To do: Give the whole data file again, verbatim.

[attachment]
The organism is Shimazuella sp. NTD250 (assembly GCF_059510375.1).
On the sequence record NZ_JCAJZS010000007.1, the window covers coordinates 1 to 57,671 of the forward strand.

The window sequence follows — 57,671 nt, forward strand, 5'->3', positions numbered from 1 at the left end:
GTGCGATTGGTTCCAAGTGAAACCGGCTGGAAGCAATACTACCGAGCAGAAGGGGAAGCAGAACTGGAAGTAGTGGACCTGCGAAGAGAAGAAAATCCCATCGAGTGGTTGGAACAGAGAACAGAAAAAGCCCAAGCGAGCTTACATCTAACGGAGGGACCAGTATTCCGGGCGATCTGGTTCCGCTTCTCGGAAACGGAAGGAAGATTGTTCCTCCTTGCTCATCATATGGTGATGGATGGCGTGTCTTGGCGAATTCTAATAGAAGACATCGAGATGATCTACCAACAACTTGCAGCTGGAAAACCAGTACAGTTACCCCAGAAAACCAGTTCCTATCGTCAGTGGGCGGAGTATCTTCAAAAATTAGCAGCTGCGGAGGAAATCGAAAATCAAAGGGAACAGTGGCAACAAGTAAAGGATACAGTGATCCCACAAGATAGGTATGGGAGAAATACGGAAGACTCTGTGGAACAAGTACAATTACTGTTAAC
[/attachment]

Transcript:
The organism is Shimazuella sp. NTD250 (assembly GCF_059510375.1).
On the sequence record NZ_JCAJZS010000007.1, the window covers coordinates 1 to 57,671 of the forward strand.

The window sequence follows — 57,671 nt, forward strand, 5'->3', positions numbered from 1 at the left end:
GTGCGATTGGTTCCAAGTGAAACCGGCTGGAAGCAATACTACCGAGCAGAAGGGGAAGCAGAACTGGAAGTAGTGGACCTGCGAAGAGAAGAAAATCCCATCGAGTGGTTGGAACAGAGAACAGAAAAAGCCCAAGCGAGCTTACATCTAACGGAGGGACCAGTATTCCGGGCGATCTGGTTCCGCTTCTCGGAAACGGAAGGAAGATTGTTCCTCCTTGCTCATCATATGGTGATGGATGGCGTGTCTTGGCGAATTCTAATAGAAGACATCGAGATGATCTACCAACAACTTGCAGCTGGAAAACCAGTACAGTTACCCCAGAAAACCAGTTCCTATCGTCAGTGGGCGGAGTATCTTCAAAAATTAGCAGCTGCGGAGGAAATCGAAAATCAAAGGGAACAGTGGCAACAAGTAAAGGATACAGTGATCCCACAAGATAGGTATGGGAGAAATACGGAAGACTCTGTGGAACAAGTACAATTACTGTTAAC